During the night God splits the sea and the Israelites cross on dry land, with God’s pillar of fire as a rearguard between them and the Egyptians. The Pharaoh’s charioteers follow across the sea bed, but the chariot wheels get stuck in the mud. At dawn God makes the water return, and the Israelites watch the Egyptian army drown.
The world changes. I imagine the Israelites trembling with shock. Now their hearts crack open and they finally see the great power of God.
Vayiyre-u of God …
After seeing that God really has drowned the Egyptian army and rescued them from slavery, the Israelites stop being afraid of Pharaoh, and start being afraid of God.
When the Egyptian army drowns, the Israelites see and believe that their world has changed. Amazed, they can now believe that God is liberating them from Egypt altogether. But they do not fall in love with this God who changes the status quo by sending plagues and killing people. Instead, they feel fear and awe.
Vaya-aminu in God and in Moses, God’s servant …
Only after the Israelites fear God more than Pharaoh do they put their trust in God and Moses. (At least until the next serious setback, when they run out of food in the wilderness of Sin.)5
They did not believe or trust or rely upon God when they marched out of Egypt; Pharaoh had kicked them out. They followed Moses because they had to follow somebody. When the pillar of cloud and fire appeared, they followed that. Why not? They had nothing to lose.
When they walk across the bed of the Reed Sea during the last shift of the night, they do not believe that they will get safely to the other side. But the enemy is right behind them; why not go forward?
Only after God destroys the Egyptian army does the Israelite attitude changes from “I’m doomed anyway, I’ll take the risk” to “I am committed to this God.” This trust and commitment comes from awe and amazement at being saved—but also from fear of such a powerful God.
That was when yashir, Moses and the Israelites, this song in honor of God. (Exodus 15:1)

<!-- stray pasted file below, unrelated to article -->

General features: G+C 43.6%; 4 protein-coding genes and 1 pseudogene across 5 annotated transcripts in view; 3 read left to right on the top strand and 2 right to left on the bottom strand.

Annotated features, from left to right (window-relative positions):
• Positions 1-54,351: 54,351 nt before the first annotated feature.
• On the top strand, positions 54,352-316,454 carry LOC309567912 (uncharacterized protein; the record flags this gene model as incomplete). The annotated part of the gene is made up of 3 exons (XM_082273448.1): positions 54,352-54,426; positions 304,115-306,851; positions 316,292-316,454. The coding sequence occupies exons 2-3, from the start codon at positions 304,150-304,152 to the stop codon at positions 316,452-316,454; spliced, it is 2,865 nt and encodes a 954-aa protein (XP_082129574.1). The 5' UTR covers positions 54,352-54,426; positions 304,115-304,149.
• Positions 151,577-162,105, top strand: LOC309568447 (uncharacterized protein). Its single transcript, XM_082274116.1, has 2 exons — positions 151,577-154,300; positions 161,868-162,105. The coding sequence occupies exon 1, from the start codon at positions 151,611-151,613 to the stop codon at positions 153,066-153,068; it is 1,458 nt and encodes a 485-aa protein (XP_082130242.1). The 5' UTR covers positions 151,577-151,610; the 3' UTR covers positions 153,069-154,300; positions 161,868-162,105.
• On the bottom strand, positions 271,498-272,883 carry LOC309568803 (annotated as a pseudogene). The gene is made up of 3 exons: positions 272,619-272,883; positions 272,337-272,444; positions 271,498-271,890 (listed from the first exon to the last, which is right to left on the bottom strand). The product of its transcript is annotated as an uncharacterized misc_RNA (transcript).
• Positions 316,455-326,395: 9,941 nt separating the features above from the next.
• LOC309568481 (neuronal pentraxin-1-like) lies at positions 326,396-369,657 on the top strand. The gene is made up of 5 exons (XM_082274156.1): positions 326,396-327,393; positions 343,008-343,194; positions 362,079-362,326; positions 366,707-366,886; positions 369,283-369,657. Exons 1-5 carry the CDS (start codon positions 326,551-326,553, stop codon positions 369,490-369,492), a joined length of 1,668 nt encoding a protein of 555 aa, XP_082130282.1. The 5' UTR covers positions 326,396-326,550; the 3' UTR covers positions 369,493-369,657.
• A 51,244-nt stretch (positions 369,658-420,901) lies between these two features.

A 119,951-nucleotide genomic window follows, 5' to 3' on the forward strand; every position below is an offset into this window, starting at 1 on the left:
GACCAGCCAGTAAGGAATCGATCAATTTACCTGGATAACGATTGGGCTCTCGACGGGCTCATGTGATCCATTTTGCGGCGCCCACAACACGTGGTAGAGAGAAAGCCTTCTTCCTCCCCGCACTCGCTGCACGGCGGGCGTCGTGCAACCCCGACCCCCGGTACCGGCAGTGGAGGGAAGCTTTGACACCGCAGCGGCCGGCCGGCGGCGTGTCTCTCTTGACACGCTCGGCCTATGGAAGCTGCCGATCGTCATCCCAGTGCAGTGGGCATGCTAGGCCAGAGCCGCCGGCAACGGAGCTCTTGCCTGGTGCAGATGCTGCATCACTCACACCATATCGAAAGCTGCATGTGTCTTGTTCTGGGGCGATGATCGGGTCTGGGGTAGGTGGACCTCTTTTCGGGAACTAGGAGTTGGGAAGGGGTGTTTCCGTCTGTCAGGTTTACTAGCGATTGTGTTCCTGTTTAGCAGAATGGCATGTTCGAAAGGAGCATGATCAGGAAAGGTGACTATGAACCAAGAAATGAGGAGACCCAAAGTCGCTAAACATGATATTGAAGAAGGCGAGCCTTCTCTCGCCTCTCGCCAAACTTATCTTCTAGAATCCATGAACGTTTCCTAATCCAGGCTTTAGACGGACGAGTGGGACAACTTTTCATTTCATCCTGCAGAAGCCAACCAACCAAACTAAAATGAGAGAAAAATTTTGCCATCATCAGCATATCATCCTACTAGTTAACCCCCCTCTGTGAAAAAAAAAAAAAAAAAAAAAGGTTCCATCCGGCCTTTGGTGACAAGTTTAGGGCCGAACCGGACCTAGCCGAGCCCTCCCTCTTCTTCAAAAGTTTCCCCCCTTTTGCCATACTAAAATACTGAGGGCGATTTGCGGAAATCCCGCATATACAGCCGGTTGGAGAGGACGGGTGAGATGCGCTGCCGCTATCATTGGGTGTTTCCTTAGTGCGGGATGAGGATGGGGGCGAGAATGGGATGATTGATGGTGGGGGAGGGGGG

Critical scholars agree that the psalm following this introduction is in an older Hebrew than the rest of the story. The details of the story in Beshallach and the psalm they sing do not quite match. (See my post Beshallach & Psalm 136: Miracle at Sea.) But why should we expect Moses to invent a new song on the fly? When people are overwhelmed with emotion and feel moved to sing, they sing the most appropriate song they know.
Everyone sings, and all the women drum and dance to celebrate God’s victory.6 This is the first singing in the Torah.
What if you felt oppressed and hopeless your whole life? What if you could not believe anything could change? What if suddenly your old life ended, and you had to cope with an entirely new situation? Could you see and believe in the change? Would you feel afraid? Could you turn your fear into wonder (Abraham Joshua Heschel’s “radical amazement”)? Could you make a commitment to the new reality? And would the emotion welling over inside you come pouring out in song?
(An earlier version of this essay was published in January 2010.)
- In this post, I have consistently translated the word yad (יַָד) as “power”. In Biblical Hebrew, yad means “hand” literally, and “power” metaphorically.
- Exodus 5:1-21.
- Exodus 13:21-22.
- See Jan Assmann, “Pharaoh’s Divine Role in Maintaining Ma’at (Order)”, www.thetorah.com.
- Exodus 16:1-3.
- Exodus 15:20.